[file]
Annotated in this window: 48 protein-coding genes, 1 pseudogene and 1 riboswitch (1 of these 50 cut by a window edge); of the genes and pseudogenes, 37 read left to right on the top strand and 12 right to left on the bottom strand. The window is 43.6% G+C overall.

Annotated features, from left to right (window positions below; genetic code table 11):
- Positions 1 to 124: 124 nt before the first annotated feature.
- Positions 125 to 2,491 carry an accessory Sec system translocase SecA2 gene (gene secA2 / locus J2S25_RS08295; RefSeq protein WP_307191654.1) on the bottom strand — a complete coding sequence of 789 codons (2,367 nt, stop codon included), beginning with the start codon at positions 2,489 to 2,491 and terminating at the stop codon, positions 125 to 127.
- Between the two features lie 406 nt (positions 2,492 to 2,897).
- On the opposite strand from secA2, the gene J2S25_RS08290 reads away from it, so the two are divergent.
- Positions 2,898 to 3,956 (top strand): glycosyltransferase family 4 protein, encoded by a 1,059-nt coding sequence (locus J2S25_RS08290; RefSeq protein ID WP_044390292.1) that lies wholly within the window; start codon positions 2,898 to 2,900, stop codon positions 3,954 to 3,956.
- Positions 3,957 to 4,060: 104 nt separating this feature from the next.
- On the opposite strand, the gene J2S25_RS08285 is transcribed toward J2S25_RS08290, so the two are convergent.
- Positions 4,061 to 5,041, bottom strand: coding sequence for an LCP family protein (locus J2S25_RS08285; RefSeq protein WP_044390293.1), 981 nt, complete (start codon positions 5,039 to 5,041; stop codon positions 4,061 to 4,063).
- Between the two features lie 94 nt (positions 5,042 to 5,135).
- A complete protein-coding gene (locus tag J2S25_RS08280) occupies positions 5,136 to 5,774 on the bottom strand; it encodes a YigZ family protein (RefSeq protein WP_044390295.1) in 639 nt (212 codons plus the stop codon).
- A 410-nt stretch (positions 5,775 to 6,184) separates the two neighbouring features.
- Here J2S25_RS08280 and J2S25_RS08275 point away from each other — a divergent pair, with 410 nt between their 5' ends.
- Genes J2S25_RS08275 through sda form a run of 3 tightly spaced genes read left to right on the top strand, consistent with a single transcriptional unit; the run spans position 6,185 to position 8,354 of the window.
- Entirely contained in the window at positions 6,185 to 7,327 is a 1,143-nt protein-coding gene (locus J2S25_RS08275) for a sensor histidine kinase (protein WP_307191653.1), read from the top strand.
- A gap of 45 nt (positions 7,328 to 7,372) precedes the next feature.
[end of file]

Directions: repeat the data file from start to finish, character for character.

Annotated in this window: 48 protein-coding genes, 1 pseudogene and 1 riboswitch (1 of these 50 cut by a window edge); of the genes and pseudogenes, 37 read left to right on the top strand and 12 right to left on the bottom strand. The window is 43.6% G+C overall.

Annotated features, from left to right (window positions below; genetic code table 11):
- Positions 1 to 124: 124 nt before the first annotated feature.
- Positions 125 to 2,491 carry an accessory Sec system translocase SecA2 gene (gene secA2 / locus J2S25_RS08295; RefSeq protein WP_307191654.1) on the bottom strand — a complete coding sequence of 789 codons (2,367 nt, stop codon included), beginning with the start codon at positions 2,489 to 2,491 and terminating at the stop codon, positions 125 to 127.
- Between the two features lie 406 nt (positions 2,492 to 2,897).
- On the opposite strand from secA2, the gene J2S25_RS08290 reads away from it, so the two are divergent.
- Positions 2,898 to 3,956 (top strand): glycosyltransferase family 4 protein, encoded by a 1,059-nt coding sequence (locus J2S25_RS08290; RefSeq protein ID WP_044390292.1) that lies wholly within the window; start codon positions 2,898 to 2,900, stop codon positions 3,954 to 3,956.
- Positions 3,957 to 4,060: 104 nt separating this feature from the next.
- On the opposite strand, the gene J2S25_RS08285 is transcribed toward J2S25_RS08290, so the two are convergent.
- Positions 4,061 to 5,041, bottom strand: coding sequence for an LCP family protein (locus J2S25_RS08285; RefSeq protein WP_044390293.1), 981 nt, complete (start codon positions 5,039 to 5,041; stop codon positions 4,061 to 4,063).
- Between the two features lie 94 nt (positions 5,042 to 5,135).
- A complete protein-coding gene (locus tag J2S25_RS08280) occupies positions 5,136 to 5,774 on the bottom strand; it encodes a YigZ family protein (RefSeq protein WP_044390295.1) in 639 nt (212 codons plus the stop codon).
- A 410-nt stretch (positions 5,775 to 6,184) separates the two neighbouring features.
- Here J2S25_RS08280 and J2S25_RS08275 point away from each other — a divergent pair, with 410 nt between their 5' ends.
- Genes J2S25_RS08275 through sda form a run of 3 tightly spaced genes read left to right on the top strand, consistent with a single transcriptional unit; the run spans position 6,185 to position 8,354 of the window.
- Entirely contained in the window at positions 6,185 to 7,327 is a 1,143-nt protein-coding gene (locus J2S25_RS08275) for a sensor histidine kinase (protein WP_307191653.1), read from the top strand.
- A gap of 45 nt (positions 7,328 to 7,372) precedes the next feature.